The Question: How do I find a good Church? I’ve been to a few and they haven’t been what I’ve expected or hoped for in some way or another.
This is actually a tough question, and the state of many churches and the way people act who compose said churches are probably the number one reason why people ‘leave’ the church or depart from ‘Christianity’.
I’ll go ahead and say it right away: there are churches out there (and people who go to church) that are not seeking to serve God or follow what the Bible says. You hear about some of these ‘Christian’ churches in the news or in social media occasionally.
In fact, the term ‘Christian’ is so widely used to describe essentially whatever people want it too, that I’d hesitate to even call myself a Christian at this point, however that’s getting a bit off topic.
So one other important thing to note here, is that no where in the Bible does it say we need to attend a Sunday church service in order to be a ‘Christian’, as many people seem to believe we do. Nor do we have to give a certain percentage of our income to a ‘church’. I’m not saying attending a church service is wrong or it can’t be beneficial or fruitful, however it’s not a requirement to be sure.
I often find meeting together with a few fellow brothers and sisters in Christ to study the bible is more fruitful and beneficial than attending a church service, and I think getting together frequently with other Christians to encourage one another in Christ is important (as the Bible says it is in Hebrews 10:25), but that doesn’t mean necessarily a Sunday church service as many seem to believe.
Back to finding a church! Some practical advice when looking for a church:
1. Pray for guidance.
As with anything you do, praying for God’s help and guidance is always a good idea and a good habit to get into (1 Thessalonians 5:17).
2. Actually visit different churches.
This may seem obvious, but you would be surprised. I get that it can be exhausting and frustrating going to a different church every Sunday and meeting or being around a bunch of new people, but if you want to find a church that really helps you grow in faith and knowledge it is worth searching.
3. Observe/experience how the members act both in church and outside of church.
You can find churches with comfy seats and a nice building and the latest technology and professional musicians, etc. But at the end of the day it’s the people that make up the church. No one is perfect, so attempting to find a church without any ‘hypocrites’ in some form or another is impossible, but finding one who’s members have an attitude of humbleness and love is certainly possible and I would even say mandatory.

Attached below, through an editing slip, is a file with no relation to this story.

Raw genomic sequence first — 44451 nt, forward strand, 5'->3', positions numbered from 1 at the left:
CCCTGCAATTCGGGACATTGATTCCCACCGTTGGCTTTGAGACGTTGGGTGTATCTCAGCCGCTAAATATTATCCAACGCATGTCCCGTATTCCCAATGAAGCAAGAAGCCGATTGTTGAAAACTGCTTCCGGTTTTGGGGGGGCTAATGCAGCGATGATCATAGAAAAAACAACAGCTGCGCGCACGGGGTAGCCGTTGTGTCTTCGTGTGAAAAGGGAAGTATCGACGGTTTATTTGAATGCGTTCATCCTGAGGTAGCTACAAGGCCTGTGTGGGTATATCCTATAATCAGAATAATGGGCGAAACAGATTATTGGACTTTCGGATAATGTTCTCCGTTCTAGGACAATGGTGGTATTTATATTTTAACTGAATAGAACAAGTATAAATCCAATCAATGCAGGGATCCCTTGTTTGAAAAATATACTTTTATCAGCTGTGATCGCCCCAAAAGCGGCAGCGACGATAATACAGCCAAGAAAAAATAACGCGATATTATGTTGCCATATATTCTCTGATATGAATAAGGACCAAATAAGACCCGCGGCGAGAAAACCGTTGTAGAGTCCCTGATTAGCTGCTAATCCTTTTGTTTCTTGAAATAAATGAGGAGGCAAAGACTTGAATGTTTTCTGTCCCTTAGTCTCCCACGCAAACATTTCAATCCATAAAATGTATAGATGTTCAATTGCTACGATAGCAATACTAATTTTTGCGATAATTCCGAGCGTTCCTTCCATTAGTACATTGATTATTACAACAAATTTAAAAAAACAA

4. Decide if the church you are considering attending is following God according to what you know of the Bible and how it says we should live.
If you don’t know what the Bible says regarding this then I would advise continuing to visit different churches while studying God’s word to find out, however John 13:35 states the basis of how you or anyone else should recognize God’s followers.
5. Get involved.
Most people think of ‘church’ as a building or institution religious people go to once a week. Church however refers to the group of people that are striving to follow God, and it’s a 24/7 process; it doesn’t begin or end with Sunday services. If a ‘church’ you are attending exists only on Sunday, that’s a good indication you should find another church.
John 13:35 says that our love for one another is what differentiates us from non-believers. 1 Corinthians 13:4-7 explains what love is. Using that basic knowledge should provide a fair amount of guidance in finding a church that is really following God.
Doctrine is extremely important to some people, to me it is practically meaningless (to a certain extent). In fact, the Bible explicitly speaks out against divisions based on the topics that compose the doctrine that segregates most denominations (method of salvation, baptism, etc.) in 1 Corinthians 1:10-13, Romans 16:17-18, Titus 3:9-11, Ephesians 4:3-6 as a few examples. One thing I very strongly dislike about ‘North American Christianity’ is the extreme divisions in the Church. As such I (and this is what I have personally been convicted of, I’m not saying you need to do the same) wouldn’t become a member of any denomination.
My wife and I often attend a Pentecostal church and are involved in the church and play music and do other things, but I wouldn’t consider myself a part of ‘that’ church or claim I’m a ‘Pentecostal’. To me, that is a group of Christians I often fellowship with on Sunday, and I am a Christian. I am not Baptist, Pentecostal, Lutheran, etc, nor do I support any of those denominations as I feel they are divisions in God’s Church.
To be clear, I’m not condemning or judging anyone who is a member of a denomination or saying they are ‘wrong’ or anything, and there are a lot of people genuinely serving God that are part of various denominations, however for me, where I’m at, with what I’ve been convicted of and with my current understanding, I wouldn’t be a member in any official capacity or support any particular denomination over another or subscribe to any particular denomination’s beliefs. I believe in the Bible and God, plain and simple.
There are some main points that would be a deal-breaker for me in regards to attending/fellowshiping with a particular group or ‘church’ however, and those are this:
1. God sent his son Jesus Christ to earth, the only human to live a sinless life, to sacrifice himself for us.